Apple is airing a new TV ad that illustrates its design philosophy and explains the importance of the words that appear on the back of every Apple product: "Designed in California."
“We spend a lot of time on a few great things until every idea we touch enhances each life it touches," the voice-over says. "We sign our work. You may rarely look at it, but you'll always feel it. This is our signature. And it means everything."
Since the first fruity iMac in the late 1990s, Apple has used design as a way to attract consumers and differentiate itself from the rest of the pack. But as Steve Jobs used to say—and as Apple’s design guru Jonathan Ive says now—design is not just how something looks, but how it works. And how things work is something that every business is involved in.
It’s crucial that every business carefully designs its products and services. These 11 tips are taken directly from Apple's design process. Start applying them in your business to find better design in everything you do.
Okay, this is probably the biggest design cliche ever, but brainstorming really is at the heart of Apple's design process. Apple’s designers take brainstorming very seriously. Every new product starts with a brainstorm and is shepherded through the design process with two or three "brainstormers" a week. These aren't meetings—they have very strict and specific rules meant to encourage creative thinking, not hamper it.
2. Start With Feelings
It sounds absurdly New Age-y, but Apple's design team begins every project with a discussion of feelings. As the new TV ad says: "This is what matters. The experience of the product. How it makes someone feel."
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It's hard to imagine how terms like "excited" or "enriched" translate into features or design choices, but they become important benchmarks as the project progresses. At the end of the design process, does your product excite or enrich your customers? If not, keep going.
Steve Jobs once famously said that he was as proud of the products Apple didn't bring to market as those it did. Focus means saying "no" to far more ideas than saying "yes." Apple’s design department is a secret R&D lab where it figures out which products to say yes to, and which ones it has to say no to. Laser-like focus helps keep designers on track in their choices.
4. Find Success in Failure
British inventor James Dyson said that success in design only comes through failure. Dyson designed thousands of failed vacuum cleaners, but it was only through discovering what didn’t work could he find out what did. Jonathan Ive says the same thing: He’s excited by failure because it shows him something new.
5. Start Over
Apple has scrapped and restarted all its major projects from the iMac to the iPhone. The design process led the designers down a path that didn’t work, but it also showed them a new path. It’s not easy, but every business needs the courage to scrap projects that aren’t working, analyze why and apply those lessons for future business growth.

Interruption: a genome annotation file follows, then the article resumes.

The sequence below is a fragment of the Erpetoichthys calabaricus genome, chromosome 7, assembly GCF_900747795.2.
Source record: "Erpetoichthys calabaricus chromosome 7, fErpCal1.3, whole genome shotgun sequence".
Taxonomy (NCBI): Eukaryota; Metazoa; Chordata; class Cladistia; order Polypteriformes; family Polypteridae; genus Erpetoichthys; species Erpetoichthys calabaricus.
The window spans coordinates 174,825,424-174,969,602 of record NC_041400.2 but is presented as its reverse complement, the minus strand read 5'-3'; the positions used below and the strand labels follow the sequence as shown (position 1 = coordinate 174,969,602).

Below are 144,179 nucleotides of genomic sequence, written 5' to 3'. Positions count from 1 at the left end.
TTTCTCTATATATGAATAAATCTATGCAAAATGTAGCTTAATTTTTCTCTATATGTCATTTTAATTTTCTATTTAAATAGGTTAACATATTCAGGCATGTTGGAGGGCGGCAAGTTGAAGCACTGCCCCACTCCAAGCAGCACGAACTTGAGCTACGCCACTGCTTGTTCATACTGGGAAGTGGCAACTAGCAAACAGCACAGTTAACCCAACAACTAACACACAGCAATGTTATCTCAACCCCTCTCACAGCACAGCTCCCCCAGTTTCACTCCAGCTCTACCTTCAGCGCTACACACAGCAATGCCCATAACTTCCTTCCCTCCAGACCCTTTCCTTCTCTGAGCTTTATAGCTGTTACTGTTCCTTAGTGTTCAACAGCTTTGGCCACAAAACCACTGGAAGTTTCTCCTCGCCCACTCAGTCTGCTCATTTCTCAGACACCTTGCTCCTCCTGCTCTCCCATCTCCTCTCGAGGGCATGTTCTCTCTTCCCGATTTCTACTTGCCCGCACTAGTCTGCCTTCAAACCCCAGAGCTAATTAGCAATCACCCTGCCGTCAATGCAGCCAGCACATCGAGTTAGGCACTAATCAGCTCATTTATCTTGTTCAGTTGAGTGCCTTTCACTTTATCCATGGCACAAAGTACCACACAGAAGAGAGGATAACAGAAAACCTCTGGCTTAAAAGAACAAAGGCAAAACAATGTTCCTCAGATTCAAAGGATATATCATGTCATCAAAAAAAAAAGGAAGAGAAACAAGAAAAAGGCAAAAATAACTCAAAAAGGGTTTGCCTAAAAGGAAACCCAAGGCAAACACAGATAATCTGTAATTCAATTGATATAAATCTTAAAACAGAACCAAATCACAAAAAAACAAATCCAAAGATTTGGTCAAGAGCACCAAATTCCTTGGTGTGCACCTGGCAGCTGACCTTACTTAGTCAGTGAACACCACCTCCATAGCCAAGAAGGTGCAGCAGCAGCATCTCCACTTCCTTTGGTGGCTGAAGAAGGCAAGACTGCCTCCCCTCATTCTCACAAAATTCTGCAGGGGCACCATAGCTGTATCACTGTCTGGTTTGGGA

6. Prototype Everything
Most companies build dozens of prototypes. Apple’s design group builds hundreds. The iPhone’s EarPods required 124 prototypes tested on more than 600 people to get right. But it’s not just products—Apple prototypes software in the same way, and even prototyped its retail store, which was mocked up in a secret warehouse. The only way to see if a concepts works is to build a model of it.
7. Emphasize Manufacturing
Apple’s designers spend far more time in the factory than the design studio. Design at Apple is all about how the products are built.
8. Challenge Everything
A lot of Apple’s design breakthroughs come through new manufacturing methods. The “Unibody” process, for example, in which product cases are machined from solid lumps of metal, allows iPhones and iPads to be crazy thin while remaining strong and rigid. The unibody process came from Apple designers who challenged notions of how laptops and gadgets are made. In business, breakthroughs come from challenging conventional wisdom.
9. Sweat Every Detail
The iPhone’s volume buttons are based on the buttons found on the finest handcrafted Swiss watches that cost hundreds of thousands of dollars. The buttons can tolerate aerospace pressures, and will outlive other components like the screen or battery, which have limited shelf life. Does the customer know this? No, but they appreciate how beautifully and reliably they work.
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Jonathan Ive has sometimes wondered out loud why he and his team spend so much time perfecting every tiny detail. But the details add up to the whole experience, and sweating the details makes customers fall in love with your products.
10. Keep Iterating
Apple is sometimes criticized for sticking with a particular design. Critics said the iPhone 5 was "boring" and "predictable" because it looked and worked a lot like the iPhone 4. But once Apple settles on a winning design, it sticks with it. The flatscreen iMac goes back to 2004, and the iPhone, iPad and MacBook are basically unchanged. That doesn’t mean Apple’s designers rest on their laurels. Every 18 months or so, those designs are refined and improved. It is the reason why the first iPod—a chunky white brick—was turned into a sleek iPod nano in just a few years.
11. Don't Forget the Packaging
Apple’s team carefully designs all the boxes its products come in. Like everything else, the designers make tons of prototypes and sweat every detail. Ive has said packaging is “theater”—it creates a sense of excitement and drama when consumers unwrap their device. Everyone hates impregnable plastic clamshell packaging. First impressions count.
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Photos: Getty Images